Milos: Kleftiko rock formationThe best way to see the beaches and dramatic coast of Milos with its spectacular volcanic rock formations is by excursion boat, which you can find in the port of Adamas. They leave at 9am and circle the island. Some of them stop on the nearby island of Kimilos for lunch and they all stop for swims along the way, returning at 8pm. If an 11 hour day seems like too much for you the Delfini leaves from the port below the Kypo Taverna on the south side of Milos at 11am and goes to Kleftiko, the most impressive of the rock formations, stopping on the way for a swim and returning at 2:30. If you wander around the harbor in the port of Adamas you will find several excursion boats and even some sailboats advertising their trips around the island with photos of where they go. If you don't have a mask and snorkel and flippers use whichever boat provides them. There is also a dive center in Pollonia for those who want to go scuba diving. A car or motor-cycle can get you pretty much all over the island which has an extensive road system if you are more of a land person.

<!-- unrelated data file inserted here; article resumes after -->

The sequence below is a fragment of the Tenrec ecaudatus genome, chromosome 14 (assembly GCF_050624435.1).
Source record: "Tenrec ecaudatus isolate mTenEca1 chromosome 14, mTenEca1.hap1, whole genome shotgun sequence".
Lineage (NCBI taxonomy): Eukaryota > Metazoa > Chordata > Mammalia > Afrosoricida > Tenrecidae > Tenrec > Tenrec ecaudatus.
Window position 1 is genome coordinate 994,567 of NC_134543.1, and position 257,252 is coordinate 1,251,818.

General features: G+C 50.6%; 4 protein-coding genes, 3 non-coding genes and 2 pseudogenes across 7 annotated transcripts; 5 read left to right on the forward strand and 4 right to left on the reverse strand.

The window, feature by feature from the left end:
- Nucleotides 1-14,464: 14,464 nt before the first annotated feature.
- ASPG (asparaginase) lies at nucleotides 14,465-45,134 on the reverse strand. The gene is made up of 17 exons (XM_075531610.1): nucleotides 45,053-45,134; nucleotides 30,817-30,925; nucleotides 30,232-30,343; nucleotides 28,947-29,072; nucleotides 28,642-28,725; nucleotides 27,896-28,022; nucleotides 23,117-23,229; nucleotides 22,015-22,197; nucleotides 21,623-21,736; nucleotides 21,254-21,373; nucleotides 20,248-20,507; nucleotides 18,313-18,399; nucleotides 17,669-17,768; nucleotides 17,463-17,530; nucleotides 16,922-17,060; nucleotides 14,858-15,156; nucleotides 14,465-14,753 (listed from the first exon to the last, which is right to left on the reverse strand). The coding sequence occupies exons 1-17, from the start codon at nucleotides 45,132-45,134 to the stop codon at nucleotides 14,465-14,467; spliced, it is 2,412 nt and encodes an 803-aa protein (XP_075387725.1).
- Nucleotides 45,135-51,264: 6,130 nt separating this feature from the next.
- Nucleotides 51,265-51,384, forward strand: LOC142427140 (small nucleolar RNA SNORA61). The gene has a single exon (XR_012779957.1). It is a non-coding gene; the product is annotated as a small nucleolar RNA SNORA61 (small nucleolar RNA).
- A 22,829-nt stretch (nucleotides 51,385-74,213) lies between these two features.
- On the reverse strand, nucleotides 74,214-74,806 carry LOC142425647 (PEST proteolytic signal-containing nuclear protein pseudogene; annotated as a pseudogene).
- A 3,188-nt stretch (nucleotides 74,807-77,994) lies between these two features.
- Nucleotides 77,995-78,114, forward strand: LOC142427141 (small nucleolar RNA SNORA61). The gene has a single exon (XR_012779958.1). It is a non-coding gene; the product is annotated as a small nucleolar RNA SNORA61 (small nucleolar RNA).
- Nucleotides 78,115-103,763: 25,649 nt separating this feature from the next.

Milos, Greece: Rock formations at SarokinikoSome of the many beaches worth visiting are Lagkada, with its mineral baths, Pollonia, a small fishing village where many people have their summer houses, Plathiena, a sandy beach near Plaka, and the long sandy beaches of Paleohori and Provotas. There are also hot springs at Paleohori. There are several sandy beaches in the bay of Adamas as well as a salt water lake. Be sure not to miss the white pumice rock formations at Sarakiniko with the shipwreck on the rocks just around the bend, or the incredible blue sulfuric water at Papafragas. The island of Kimilos which is reached by a small ferry from Pollonia as well as by the ferry to and from Pireaus on certain days, is certainly worth at least a day trip. There are hotels, restaurants, and excursions around that island to beaches and thermal springs, and staying overnight or even several days would be an experience few tourists have. You can find hotels, apartments and rooms on Kimilos through Booking.com's Kimolos Hotel Search or by contacting Aegean Thesaurus Travel.